By: Shilo Urban
By: Kyle Whitecotton
Under the passionate leadership of Fort Worth community leader Ann Louden, a breast cancer survivor and member of the Texas Christian University Chancellor’s executive team, TCU Frogs for the Cure has grown into a nationally known awareness, educational and fundraising campaign, which also provides support for families affected by breast cancer. This year, Frogs for the Cure celebrates its 10-year partnership with international breast cancer organization, Susan G. Komen for the Cure.
To date, Frogs for the Cure has raised more than $250,000 for Susan G. Komen Greater Fort Worth Affiliate.
When TCU Athletics created this initiative in 2005, two of Louden’s friends were involved — community leaders Joan Katz and Rozanne Rosenthal, co-founders of Komen’s Fort Worth affiliate. The following year, Louden was diagnosed. She offered to write a testimonial about her experience as a recent cancer patient. “But more than that, I decided that I’d better help TCU figure out how to honor survivors,” Louden says. “I had three weeks between my surgery and my treatment, and I offered to put together a halftime show for the football game that would showcase the strength and courage of survivors.”
From these humble beginnings, the effort has grown to more than 500 people involved in the planning and thousands that are involved in the actual activities.
“When we think of Ann Louden, we immediately think of the song To Dream the Impossible Dream,” Katz says. “We have watched in amazement as she has surpassed every dream ever set for Frogs for the Cure.”
Rosenthal says that Louden’s passion and drive have turned the impossible into the possible to combine the pink ribbon of Komen with the purple pride of the Frogs. “As we celebrate the 10th year of this most special partnership, we are grateful beyond words to TCU and Ann for the incredible difference they are making to end breast cancer forever.”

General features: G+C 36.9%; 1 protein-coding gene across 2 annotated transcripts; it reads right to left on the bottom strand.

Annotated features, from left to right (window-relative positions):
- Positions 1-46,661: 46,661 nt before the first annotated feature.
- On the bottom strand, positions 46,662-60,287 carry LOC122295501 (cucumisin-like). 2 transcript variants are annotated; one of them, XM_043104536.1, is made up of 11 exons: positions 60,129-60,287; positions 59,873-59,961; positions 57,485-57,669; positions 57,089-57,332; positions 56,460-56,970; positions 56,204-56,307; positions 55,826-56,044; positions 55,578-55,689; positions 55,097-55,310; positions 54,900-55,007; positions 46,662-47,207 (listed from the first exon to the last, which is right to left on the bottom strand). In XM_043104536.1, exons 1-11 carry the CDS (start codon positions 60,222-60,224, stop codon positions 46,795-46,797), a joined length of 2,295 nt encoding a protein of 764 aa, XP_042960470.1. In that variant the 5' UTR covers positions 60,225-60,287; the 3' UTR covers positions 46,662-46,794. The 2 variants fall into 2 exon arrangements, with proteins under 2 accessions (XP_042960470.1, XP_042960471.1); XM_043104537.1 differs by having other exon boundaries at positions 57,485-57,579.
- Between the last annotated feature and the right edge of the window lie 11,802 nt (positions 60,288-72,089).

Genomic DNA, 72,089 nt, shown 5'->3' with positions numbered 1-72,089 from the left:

Ten-year anniversary celebratory events include the spectacular 2014 video featuring Josh Groban’s hit song Brave, which debuts at the one-time-only Sing for the Cure Gala on Wednesday, Oct. 29, at Bass Performance Hall in downtown Fort Worth. The evening will include remarks from former first lady Laura Bush and CBS News’ Face the Nation host Bob Schieffer, as well as performances from Schieffer’s Washington, D.C.-based band, Honky Tonk Confidential, and Tony Award-winning headline artist Bernadette Peters with the Fort Worth Symphony Orchestra.
The annual Feed Your Pink Side Luncheon will take place on Oct. 29 from noon to 1:30 p.m. at TCU’s Brown-Lupton University Union Ballroom. Laura Bush will serve as the luncheon’s guest speaker, and Bob Schieffer will serve as emcee.
Schieffer describes Louden as an unstoppable force of nature. “I really admire Ann’s passion and can-do spirit,” he says. “I just love that, and it’s hard for me to say no to her.”
The music video will also be featured during the halftime celebration at TCU’s annual Frogs for the Cure football game against Kansas State University on Nov. 8. This year’s event will be branded a “black out” game, as the TCU Athletics Department is encouraging everyone to wear black rather than pink. This coincides with the official 2014 Frogs for the Cure T-shirt, which is black with a pink ribbon and logo titled, “Brave: Celebrating a Decade of Fighting Cancer.”
Chris Del Conte, TCU’s intercollegiate athletic director says that Louden defines the Frog Factor.
“Ann is a remarkable individual and an integral part of the TCU and Fort Worth communities,” Del Conte says. “She has worked tirelessly to promote and develop Frogs for the Cure into an event that has achieved national recognition for TCU, and I am incredibly proud to call her a friend. She bleeds purple!”
Louden says that believing in Komen’s mission is a significant reason she works so hard in this effort. “Komen is the fuel for me, but the other reason is I have changed because I had cancer. It changed me in such a way that it really created a new path for me to take. I think when you are diagnosed with cancer, you lose control,” she says. “And if you know anything about me, you know I like to manage my world. When you see your name and cancer on the same page, not only do you lose control, but you begin to feel undignified. If I can be a catalyst that brings people together for such an important reason, I think I can say I’ve done what I need to do.”
For more information, visit frogsforthecure.com.
By: Shilo Urban
By: Kyle Whitecotton